To the Old Adam, it always looks like God is sleeping. As long as you continue to judge by sight, Christianity will always seem like nonsense. Remember how Christ ended today’s parable:

 “As for that in the good soil, they are those who, hearing the Word, hold it fast in an honest and good heart, and bear fruit with patience.”

The first thing that usually comes to mind when we talk about bearing fruit is doing good things for other people. And we should. But our Lord’s parable highlights the fact that faith—holding God’s Word fast in a good and honest heart—is the most important good work there is.

And perhaps the most difficult, too. It’s not easy to trust in God’s goodness, especially since the birds are always devouring, the sun is always scorching, and the thorns are always choking. Faith is the conviction of things not seen. It’s believing that God is good even when it looks like He’s sleeping. Christ doesn’t urge us to bear fruit with patience because it’s easy.

And if the suffering the world gives you weren’t bad enough, it also comes to you from God. It’s for your good, but it’s painful nonetheless. Our epistle describes God’s Word as a sharp, two-edged sword that cuts painfully deep (Heb. 4:12). So that you might hear the sweetest Gospel, God’s Word first preaches the most piercing Law.

The depth of your sin and the height of God’s love are seen most clearly in the death of Christ. The crucifixion testifies that God loves you more than you hate Him. Christ’s death is not only proof of His devotion to you, it’s also evidence of your enmity toward Him. Jesus didn’t die for the godly, He died for you.

The cross was necessary because you’ve been tempted to think that God is sleeping, or worse. Repent. He who watches over you neither slumbers nor sleeps.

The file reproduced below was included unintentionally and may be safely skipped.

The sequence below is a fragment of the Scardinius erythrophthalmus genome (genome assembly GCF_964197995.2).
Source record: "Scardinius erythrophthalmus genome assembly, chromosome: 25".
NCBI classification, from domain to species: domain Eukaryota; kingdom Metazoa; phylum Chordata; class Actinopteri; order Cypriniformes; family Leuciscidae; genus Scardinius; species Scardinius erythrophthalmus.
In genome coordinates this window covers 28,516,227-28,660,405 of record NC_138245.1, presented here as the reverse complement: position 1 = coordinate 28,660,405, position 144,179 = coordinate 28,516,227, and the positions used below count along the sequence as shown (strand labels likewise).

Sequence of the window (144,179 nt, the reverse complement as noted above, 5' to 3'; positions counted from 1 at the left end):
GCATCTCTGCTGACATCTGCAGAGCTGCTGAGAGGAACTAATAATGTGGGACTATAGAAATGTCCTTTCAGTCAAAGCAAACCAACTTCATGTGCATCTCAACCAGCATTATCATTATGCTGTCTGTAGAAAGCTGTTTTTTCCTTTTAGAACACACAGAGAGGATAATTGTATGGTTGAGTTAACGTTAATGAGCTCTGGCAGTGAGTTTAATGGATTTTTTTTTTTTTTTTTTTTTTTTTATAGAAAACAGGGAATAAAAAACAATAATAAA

And even if He did, He’d still have everything under control. Remember when Christ was asleep on the boat in the middle of the storm and the disciples were panicking? There was no panic in Jesus. He awoke, rebuked the wind and the sea, and then rebuked His disciples:

“Why are you afraid? Have you still no faith?” (Mark 4:38)

And that’s the real problem. It’s not that God falls asleep and forgets about you. It only looks that way because of your weak faith.

The Old Adam thinks God exists to serve him and refuses to believe that a good God would ever feed him with anything unpleasant. What the Old Adam interprets as proof of a drowsy deity is actually God sending trials to refine you like precious gold.

In a truly remarkable statement of faith, Psalm 119:71 says,

“It is good for me that I was afflicted, that I might learn your statutes.”

James agrees:

“Count it all joy, my brothers, when you meet trials of various kinds, for you know that the testing of your faith produces steadfastness,” (1:2–3).

Of course, this is nonsense to the sinful flesh. But God’s Word never returns empty. Christ was mocked bitterly, but on the Third Day He rose again. Today His Word forgives your sin and nurtures your faith. And on the Last Day, Christ will come again with glory to vindicate all who trust in Him.

This wisdom of God will always be nonsense to the world, but you who seek refuge in the Lord will never be put to shame (Psalm 71:1).

Soli Deo Gloria

+Rev. Eric Andersen
Psalm 9; 44; Isaiah 55; Hebrews 4:9–13; St. Luke 8:4–15
Sexagesima, 2016: “A Drowsy Deity?”
Zion, Summit
Immanuel, Hodgkins
Around the Word Bible Studies

Categories: Sermons